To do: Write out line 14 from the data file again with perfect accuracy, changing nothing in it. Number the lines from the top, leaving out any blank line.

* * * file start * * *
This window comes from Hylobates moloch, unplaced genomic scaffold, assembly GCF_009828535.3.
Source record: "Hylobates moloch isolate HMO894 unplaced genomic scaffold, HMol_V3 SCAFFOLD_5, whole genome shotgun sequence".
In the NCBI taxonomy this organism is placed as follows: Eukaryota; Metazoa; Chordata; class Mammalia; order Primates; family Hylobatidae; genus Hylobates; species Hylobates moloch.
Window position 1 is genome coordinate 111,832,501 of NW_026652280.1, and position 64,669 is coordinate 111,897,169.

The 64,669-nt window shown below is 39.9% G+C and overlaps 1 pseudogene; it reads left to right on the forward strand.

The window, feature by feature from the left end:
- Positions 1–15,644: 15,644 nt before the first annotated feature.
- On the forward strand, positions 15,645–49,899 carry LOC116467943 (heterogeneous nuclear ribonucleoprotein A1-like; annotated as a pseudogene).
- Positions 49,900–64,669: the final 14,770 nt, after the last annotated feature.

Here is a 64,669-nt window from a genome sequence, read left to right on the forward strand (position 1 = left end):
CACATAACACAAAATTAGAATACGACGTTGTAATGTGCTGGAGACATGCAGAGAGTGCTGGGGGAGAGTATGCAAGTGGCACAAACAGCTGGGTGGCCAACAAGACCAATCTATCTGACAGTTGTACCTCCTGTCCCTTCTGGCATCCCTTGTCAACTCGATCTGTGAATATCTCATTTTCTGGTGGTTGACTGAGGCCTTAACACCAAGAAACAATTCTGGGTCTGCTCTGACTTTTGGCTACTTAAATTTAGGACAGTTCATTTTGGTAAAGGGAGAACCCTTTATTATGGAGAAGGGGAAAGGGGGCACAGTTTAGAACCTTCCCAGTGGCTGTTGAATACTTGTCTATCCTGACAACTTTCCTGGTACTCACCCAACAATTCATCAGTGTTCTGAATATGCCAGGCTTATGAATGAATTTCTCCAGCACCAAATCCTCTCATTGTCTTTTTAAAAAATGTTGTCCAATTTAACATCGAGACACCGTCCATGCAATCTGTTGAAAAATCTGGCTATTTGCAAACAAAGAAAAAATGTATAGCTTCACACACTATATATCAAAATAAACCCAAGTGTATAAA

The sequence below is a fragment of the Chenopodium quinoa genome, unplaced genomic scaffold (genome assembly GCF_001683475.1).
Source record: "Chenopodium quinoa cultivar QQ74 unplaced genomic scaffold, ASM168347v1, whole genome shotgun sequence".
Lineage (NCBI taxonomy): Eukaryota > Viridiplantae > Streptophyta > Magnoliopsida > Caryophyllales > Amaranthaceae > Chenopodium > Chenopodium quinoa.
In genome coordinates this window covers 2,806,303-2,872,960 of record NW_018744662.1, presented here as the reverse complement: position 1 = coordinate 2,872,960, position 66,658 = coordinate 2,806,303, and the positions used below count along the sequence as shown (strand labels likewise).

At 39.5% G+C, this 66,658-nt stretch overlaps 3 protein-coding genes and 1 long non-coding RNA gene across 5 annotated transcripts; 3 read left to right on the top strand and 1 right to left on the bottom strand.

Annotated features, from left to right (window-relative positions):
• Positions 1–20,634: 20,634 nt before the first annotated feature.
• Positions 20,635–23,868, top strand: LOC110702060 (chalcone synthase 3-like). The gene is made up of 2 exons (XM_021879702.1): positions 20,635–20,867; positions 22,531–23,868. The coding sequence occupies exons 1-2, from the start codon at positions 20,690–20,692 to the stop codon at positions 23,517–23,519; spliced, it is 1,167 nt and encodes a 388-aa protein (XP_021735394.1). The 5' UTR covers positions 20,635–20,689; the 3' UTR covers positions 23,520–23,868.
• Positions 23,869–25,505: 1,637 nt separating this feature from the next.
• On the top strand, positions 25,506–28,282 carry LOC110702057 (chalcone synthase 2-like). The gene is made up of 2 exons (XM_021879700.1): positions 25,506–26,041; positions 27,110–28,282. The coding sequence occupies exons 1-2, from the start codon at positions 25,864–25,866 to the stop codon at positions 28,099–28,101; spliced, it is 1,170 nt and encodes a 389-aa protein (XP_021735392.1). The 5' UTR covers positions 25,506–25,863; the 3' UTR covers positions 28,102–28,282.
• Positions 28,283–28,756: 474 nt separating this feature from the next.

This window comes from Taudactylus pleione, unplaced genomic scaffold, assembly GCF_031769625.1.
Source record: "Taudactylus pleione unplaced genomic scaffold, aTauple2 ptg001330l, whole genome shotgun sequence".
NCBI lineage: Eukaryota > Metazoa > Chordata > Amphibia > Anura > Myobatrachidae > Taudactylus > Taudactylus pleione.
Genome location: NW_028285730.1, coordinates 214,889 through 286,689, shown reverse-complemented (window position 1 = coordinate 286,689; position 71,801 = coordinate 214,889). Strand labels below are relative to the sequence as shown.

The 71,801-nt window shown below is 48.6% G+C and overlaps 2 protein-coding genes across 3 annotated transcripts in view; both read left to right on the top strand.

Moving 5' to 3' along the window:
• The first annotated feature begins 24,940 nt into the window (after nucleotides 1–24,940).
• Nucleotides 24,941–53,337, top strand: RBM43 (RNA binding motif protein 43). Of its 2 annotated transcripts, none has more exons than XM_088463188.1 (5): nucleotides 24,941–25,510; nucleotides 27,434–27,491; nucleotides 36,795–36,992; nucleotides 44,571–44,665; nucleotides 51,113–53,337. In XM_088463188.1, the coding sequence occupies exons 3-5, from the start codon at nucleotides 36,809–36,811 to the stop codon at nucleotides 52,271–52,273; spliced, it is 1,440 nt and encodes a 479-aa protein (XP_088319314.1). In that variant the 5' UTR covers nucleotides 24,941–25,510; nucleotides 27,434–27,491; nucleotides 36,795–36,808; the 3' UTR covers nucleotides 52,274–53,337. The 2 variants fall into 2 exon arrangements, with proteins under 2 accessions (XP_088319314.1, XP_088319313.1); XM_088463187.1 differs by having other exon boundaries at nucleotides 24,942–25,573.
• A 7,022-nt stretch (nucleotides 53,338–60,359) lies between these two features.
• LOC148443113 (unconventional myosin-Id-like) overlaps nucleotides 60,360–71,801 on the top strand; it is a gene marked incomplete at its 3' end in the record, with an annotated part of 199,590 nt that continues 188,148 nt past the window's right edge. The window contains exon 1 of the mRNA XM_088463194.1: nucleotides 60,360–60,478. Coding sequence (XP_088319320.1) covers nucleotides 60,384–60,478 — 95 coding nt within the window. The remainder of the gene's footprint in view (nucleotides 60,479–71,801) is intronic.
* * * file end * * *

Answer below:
Lineage (NCBI taxonomy): Eukaryota > Viridiplantae > Streptophyta > Magnoliopsida > Caryophyllales > Amaranthaceae > Chenopodium > Chenopodium quinoa.